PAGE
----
Cocaine is one of the most popular drugs of abuse. It may be sniffed into the nose (snorted), smoked, or injected IV. Occasionally, it is combined with heroin and injected ("speedball"). Cocaine purchased on the street may contain adulterant drugs such as lidocaine or benzocaine (Anesthetics, Local) or stimulants such as caffeine, methamphetamine (Amphetamines), ephedrine (Pseudoephedrine, Phenylephrine, and other Decongestants), and phencyclidine. Most illicit cocaine in the United States is adulterated with levamisole, an antiparasitic drug that can cause agranulocytosis and leukocytoclastic vasculitis.
The "free base" form of cocaine is preferred for smoking because it volatilizes at a lower temperature and is not as easily destroyed by heat as the crystalline hydrochloride salt. Free base is made by dissolving cocaine salt in an aqueous alkaline solution and then extracting the free base form with a solvent such as ether. Heat sometimes is applied to hasten solvent evaporation, creating a fire hazard. "Crack" is a free base form of cocaine produced by using sodium bicarbonate to create the alkaline aqueous solution, which is then dried.
The primary actions of cocaine are local anesthetic effects, CNS stimulation, and inhibition of neuronal uptake of catecholamines.
Central nervous system stimulation and inhibition of catecholamine uptake result in a state of generalized sympathetic stimulation very similar to that of amphetamine intoxication.
Cardiovascular effects of high doses of cocaine, presumably related to blockade of cardiac cell sodium channels, include depression of conduction (QRS prolongation) and contractility. Cocaine-induced QT prolongation also has been described.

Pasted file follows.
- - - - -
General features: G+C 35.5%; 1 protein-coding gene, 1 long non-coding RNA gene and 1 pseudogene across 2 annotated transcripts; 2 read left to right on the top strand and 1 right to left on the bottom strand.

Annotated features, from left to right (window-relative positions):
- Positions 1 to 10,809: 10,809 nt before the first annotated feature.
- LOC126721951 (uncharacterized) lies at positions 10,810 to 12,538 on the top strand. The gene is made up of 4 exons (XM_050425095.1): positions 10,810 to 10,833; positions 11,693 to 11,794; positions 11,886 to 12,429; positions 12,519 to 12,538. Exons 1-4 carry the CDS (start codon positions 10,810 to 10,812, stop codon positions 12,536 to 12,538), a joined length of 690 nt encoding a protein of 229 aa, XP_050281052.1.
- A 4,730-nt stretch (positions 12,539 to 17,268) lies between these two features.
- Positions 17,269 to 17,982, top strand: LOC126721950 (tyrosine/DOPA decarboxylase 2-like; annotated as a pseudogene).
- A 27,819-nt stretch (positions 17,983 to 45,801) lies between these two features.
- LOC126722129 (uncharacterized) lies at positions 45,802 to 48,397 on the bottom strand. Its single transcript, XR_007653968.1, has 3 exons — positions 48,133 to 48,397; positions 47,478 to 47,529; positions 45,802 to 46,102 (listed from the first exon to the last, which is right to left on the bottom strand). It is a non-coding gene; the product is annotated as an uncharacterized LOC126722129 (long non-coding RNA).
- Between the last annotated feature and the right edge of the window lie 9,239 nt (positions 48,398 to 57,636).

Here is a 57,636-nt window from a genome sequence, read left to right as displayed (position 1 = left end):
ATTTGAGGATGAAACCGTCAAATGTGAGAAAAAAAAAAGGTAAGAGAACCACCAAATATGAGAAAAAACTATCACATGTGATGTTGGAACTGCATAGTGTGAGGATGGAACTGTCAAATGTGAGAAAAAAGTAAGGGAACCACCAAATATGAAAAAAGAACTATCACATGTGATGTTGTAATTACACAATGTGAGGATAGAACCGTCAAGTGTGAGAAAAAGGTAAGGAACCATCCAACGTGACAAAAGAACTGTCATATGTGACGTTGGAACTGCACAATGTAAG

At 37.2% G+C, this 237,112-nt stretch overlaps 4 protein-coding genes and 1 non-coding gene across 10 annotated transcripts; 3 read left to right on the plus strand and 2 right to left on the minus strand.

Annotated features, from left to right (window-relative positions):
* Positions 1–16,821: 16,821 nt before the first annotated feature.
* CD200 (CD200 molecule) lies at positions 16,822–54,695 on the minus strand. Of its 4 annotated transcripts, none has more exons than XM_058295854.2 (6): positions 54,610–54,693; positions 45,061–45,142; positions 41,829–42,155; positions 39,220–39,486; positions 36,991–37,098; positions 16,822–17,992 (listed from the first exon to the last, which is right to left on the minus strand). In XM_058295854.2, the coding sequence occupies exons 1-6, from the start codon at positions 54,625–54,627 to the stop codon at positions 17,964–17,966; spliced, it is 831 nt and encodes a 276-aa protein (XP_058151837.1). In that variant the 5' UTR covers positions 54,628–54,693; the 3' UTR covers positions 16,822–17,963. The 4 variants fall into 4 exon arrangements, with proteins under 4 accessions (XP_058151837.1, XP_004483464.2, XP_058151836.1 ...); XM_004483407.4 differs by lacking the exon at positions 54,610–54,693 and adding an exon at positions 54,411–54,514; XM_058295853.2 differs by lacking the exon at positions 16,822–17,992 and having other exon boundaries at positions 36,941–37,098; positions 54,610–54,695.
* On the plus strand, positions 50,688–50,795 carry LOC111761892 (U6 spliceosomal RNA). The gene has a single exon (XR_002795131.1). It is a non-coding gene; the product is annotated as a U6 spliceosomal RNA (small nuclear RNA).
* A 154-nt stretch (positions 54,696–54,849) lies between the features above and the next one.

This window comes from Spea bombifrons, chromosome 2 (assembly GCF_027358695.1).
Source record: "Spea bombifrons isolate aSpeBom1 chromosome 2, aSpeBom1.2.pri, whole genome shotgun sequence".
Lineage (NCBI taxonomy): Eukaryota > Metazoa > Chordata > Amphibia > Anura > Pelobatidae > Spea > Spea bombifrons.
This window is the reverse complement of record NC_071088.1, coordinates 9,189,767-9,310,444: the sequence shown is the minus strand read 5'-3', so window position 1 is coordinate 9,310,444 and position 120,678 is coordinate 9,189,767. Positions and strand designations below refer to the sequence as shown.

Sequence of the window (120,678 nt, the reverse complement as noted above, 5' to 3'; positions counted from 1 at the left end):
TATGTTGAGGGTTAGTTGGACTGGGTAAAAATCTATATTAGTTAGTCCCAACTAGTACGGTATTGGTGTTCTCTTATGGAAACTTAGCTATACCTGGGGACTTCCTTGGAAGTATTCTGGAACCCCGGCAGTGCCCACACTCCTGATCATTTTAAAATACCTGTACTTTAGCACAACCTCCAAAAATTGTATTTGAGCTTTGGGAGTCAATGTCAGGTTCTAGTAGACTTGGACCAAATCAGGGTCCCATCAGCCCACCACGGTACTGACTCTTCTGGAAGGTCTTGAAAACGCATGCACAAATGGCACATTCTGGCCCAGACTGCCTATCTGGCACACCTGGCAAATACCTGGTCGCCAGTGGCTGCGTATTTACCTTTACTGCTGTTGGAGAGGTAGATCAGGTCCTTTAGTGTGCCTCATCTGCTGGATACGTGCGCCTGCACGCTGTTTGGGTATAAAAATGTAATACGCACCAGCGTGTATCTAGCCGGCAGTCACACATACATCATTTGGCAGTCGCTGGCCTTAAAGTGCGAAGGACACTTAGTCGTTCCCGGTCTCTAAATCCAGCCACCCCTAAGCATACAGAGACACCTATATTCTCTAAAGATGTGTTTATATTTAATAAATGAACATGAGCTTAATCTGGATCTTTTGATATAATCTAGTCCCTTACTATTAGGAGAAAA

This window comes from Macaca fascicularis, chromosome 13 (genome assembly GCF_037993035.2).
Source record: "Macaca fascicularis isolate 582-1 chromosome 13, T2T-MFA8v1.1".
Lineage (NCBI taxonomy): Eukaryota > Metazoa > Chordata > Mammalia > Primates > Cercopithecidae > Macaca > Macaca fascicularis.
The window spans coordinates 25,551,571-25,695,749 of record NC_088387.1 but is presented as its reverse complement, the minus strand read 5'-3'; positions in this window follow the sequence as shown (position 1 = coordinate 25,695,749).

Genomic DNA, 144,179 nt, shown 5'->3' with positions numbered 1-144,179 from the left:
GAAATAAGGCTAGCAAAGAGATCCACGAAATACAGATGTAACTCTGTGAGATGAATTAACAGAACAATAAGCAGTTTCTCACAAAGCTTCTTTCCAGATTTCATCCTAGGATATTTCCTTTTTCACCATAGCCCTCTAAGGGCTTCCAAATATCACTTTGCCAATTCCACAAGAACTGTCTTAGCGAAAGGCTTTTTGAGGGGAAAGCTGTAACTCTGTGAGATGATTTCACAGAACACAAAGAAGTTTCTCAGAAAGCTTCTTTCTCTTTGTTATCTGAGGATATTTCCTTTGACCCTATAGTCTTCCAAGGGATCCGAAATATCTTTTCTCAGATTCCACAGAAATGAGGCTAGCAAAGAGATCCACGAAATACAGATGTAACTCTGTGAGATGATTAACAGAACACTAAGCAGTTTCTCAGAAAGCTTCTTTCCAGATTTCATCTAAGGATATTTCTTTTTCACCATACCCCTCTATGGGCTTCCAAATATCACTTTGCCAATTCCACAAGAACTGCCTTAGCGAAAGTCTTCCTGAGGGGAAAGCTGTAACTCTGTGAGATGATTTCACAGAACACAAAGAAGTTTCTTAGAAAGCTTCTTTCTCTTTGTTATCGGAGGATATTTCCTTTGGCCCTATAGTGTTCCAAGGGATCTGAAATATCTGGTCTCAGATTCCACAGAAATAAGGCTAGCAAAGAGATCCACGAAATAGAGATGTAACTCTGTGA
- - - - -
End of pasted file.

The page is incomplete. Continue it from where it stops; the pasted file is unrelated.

Pharmacokinetics. Cocaine is well absorbed from all routes, and toxicity has been described after mucosal application as a local anesthetic. Smoking and IV injection produce maximum effects within 1–2 minutes, whereas oral or mucosal absorption may take up to 20–30 minutes. Once absorbed, cocaine is eliminated by metabolism and hydrolysis, with a half-life of about 60 minutes. In the presence of ethanol, cocaine is transesterified to cocaethylene, which has similar pharmacologic effects and a longer half-life than cocaine (see also Table II–66).
The toxic dose is highly variable and depends on individual tolerance, the route of administration, and the presence of other drugs, as well as other factors. Rapid IV injection or smoking may produce transiently high brain and heart levels, resulting in convulsions or cardiac arrhythmias, whereas the same dose swallowed or snorted may produce only euphoria.
The usual maximum recommended dose for intranasal local anesthesia is 100–200 mg (1–2 mL of 10% solution).
A typical "line" of cocaine to be snorted contains 20–30 mg or more. Crack usually is sold in pellets or "rocks" containing 100–150 mg.
Ingestion of 1 g or more of cocaine is likely to be fatal.